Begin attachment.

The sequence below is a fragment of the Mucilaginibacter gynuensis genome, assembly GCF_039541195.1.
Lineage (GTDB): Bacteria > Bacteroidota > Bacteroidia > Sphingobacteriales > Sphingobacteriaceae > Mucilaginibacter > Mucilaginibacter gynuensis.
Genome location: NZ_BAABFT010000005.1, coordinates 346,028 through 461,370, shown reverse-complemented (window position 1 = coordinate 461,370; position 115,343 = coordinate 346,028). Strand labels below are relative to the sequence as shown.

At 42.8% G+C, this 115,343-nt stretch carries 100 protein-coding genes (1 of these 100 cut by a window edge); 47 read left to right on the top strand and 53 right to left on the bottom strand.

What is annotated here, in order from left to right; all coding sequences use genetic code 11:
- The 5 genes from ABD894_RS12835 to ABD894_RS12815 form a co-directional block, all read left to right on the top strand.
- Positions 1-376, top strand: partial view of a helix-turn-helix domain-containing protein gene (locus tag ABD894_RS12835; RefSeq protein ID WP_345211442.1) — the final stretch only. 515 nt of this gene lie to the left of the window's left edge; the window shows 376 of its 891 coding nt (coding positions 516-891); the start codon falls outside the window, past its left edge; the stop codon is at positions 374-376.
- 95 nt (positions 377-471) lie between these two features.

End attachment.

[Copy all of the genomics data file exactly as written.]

The sequence below is a fragment of the Mucilaginibacter gynuensis genome, assembly GCF_039541195.1.
Lineage (GTDB): Bacteria > Bacteroidota > Bacteroidia > Sphingobacteriales > Sphingobacteriaceae > Mucilaginibacter > Mucilaginibacter gynuensis.
Genome location: NZ_BAABFT010000005.1, coordinates 346,028 through 461,370, shown reverse-complemented (window position 1 = coordinate 461,370; position 115,343 = coordinate 346,028). Strand labels below are relative to the sequence as shown.

At 42.8% G+C, this 115,343-nt stretch carries 100 protein-coding genes (1 of these 100 cut by a window edge); 47 read left to right on the top strand and 53 right to left on the bottom strand.

What is annotated here, in order from left to right; all coding sequences use genetic code 11:
- The 5 genes from ABD894_RS12835 to ABD894_RS12815 form a co-directional block, all read left to right on the top strand.
- Positions 1-376, top strand: partial view of a helix-turn-helix domain-containing protein gene (locus tag ABD894_RS12835; RefSeq protein ID WP_345211442.1) — the final stretch only. 515 nt of this gene lie to the left of the window's left edge; the window shows 376 of its 891 coding nt (coding positions 516-891); the start codon falls outside the window, past its left edge; the stop codon is at positions 374-376.
- 95 nt (positions 377-471) lie between these two features.